The mob roared in outrage. Maily had on Chinese underwear, loose blue drawers that came halfway down her shapely thighs. "Undress her!" Vincent screamed and they were all shouting hoarsely, "Strip her! Strip her!" Quinn stood up and ripped savagely and her dress fell down around her hips. The fire was in the gunpowder.

Red Dog barked high and sharp and Holman took it as a signal. He kicked fiercely at a table leg and caught Maily as the table tilted her down to him and passed her to Burgoyne, shouting, "Outside, Frenchy!" Then he slugged Quinn and turned to see Van scream and plunge forward with Red Dog riding high on his shoulders and yapping frantically. Red Dog snatched down the overhead light and Holman bruised his way through screaming darkness to the door, hurling them aside each way like a snowplow. He saw Burgoyne and Maily in the courtyard and ran to join them. Behind him in the darkness a roaring, howling, wood-splintering fight of all against all raged on. The Red Candle had finally exploded.

"Run, Frenchy!" Holman said. "Some of 'em may come after us!"

Someone did, shouting in Chinese behind them as they ran down narrow streets and around twisty corners, working inland from the river. Maily could not run fast.

"Go on with her, Frenchy," Holman panted. "I'll wait and stop that bastard behind us."

He turned with fists ready, catching up breath, and it was Big Chew who came pounding along. As he gasped and puffed and tried to talk, his two coolies with his sedan chair loped up. Holman turned and cupped his hands.

"Hey, Frenchy, wait!" he hailed. "It's friends!"

Lights were coming on behind barred and latticed windows. They were making too much noise. Big Chew made them walk on quietly and slowly until they came to a silent, deserted street. He was still drunk and happy that he had gotten so neatly away from the fight. Maily had to keep holding her dress up, hands crossed to shoulders. She was shivering and Burgoyne had his arm around her.

"We got to take her someplace," he said. "Some safe place."

"How about the bund hotel?"

"Shu'll find her there. He'll get her again."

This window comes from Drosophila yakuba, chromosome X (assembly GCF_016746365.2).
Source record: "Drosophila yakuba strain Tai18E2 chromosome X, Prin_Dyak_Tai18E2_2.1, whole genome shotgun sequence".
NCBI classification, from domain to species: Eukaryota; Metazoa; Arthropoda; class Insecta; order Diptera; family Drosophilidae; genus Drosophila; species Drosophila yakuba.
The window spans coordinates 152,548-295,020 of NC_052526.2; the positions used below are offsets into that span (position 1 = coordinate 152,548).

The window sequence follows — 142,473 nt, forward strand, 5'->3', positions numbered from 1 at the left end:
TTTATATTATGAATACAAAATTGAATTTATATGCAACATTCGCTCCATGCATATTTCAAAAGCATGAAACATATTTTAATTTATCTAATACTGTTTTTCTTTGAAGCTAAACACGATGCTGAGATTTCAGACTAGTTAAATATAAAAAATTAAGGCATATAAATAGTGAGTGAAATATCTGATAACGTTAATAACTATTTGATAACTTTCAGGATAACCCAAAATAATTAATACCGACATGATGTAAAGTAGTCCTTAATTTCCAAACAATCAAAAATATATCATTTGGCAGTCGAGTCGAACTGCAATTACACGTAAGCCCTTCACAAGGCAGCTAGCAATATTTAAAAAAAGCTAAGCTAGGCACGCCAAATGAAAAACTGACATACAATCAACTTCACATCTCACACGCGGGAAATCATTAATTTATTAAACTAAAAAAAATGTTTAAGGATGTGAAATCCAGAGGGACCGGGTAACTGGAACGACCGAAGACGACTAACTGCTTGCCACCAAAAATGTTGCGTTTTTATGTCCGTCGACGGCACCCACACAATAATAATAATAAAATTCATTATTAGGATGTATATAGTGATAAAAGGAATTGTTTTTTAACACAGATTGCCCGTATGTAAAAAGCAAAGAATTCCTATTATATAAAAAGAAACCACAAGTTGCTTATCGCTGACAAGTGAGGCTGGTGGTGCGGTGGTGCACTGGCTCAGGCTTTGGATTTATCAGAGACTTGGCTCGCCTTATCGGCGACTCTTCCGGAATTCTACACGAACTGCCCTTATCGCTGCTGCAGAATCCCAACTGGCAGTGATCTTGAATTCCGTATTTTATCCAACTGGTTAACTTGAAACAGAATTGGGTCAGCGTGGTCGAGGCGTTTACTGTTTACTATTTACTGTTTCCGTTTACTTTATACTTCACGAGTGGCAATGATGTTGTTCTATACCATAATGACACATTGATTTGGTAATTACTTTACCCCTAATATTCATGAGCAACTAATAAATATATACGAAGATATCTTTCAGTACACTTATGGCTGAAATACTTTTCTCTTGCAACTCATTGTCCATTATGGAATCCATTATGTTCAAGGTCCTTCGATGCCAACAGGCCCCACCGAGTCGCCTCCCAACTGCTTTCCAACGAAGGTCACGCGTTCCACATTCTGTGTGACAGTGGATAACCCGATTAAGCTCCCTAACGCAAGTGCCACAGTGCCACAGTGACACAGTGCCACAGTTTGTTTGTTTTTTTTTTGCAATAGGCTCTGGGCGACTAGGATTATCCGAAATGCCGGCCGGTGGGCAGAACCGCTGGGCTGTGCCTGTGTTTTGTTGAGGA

"Can he, though? I mean, there's Chinese cops, ain't there?"

Burgoyne laughed bitterly. "There ain't no law in China, Jake, only warlords. And Shu's in with this warlord."

"Let me go back to the Red Candle," Maily said in a broken voice. "There's no hope. It's just God's will."

"No it ain't God's will!" Burgoyne said, with fierceness strange to him. "Tomorrow I'll go pay Shu exactly what you owe him and not a clacker more. And then we'll get you on the train for Hankow." He hugged her against him.

"How fashion speakee?" Big Chew said. Holman explained and Big Chew nodded thoughtfully. "Mus' hide she," he said. "Shu makee looksee, this side, that side, no can find. She stop by Po-han, I tink all maskee."

Maily rode in the chair. Chew was probably right, Holman thought, on the way there. It was a poor section of twisty, narrow lanes, mud walls and low tiled roofs over near the railroad cutting, very confusing. Po-han lived in one room of a small courtyard with a tree, and a dim light was on inside. Big Chew went in first, talking rapidly to a pale, pretty little woman who bowed to him. Both ends of the room were curtained off and there were only a chest, a clay stove, a table and one chair in the middle part. A small, smoky kerosene lamp burned on the table. They all came inside except the chair coolies, and it was quite crowded.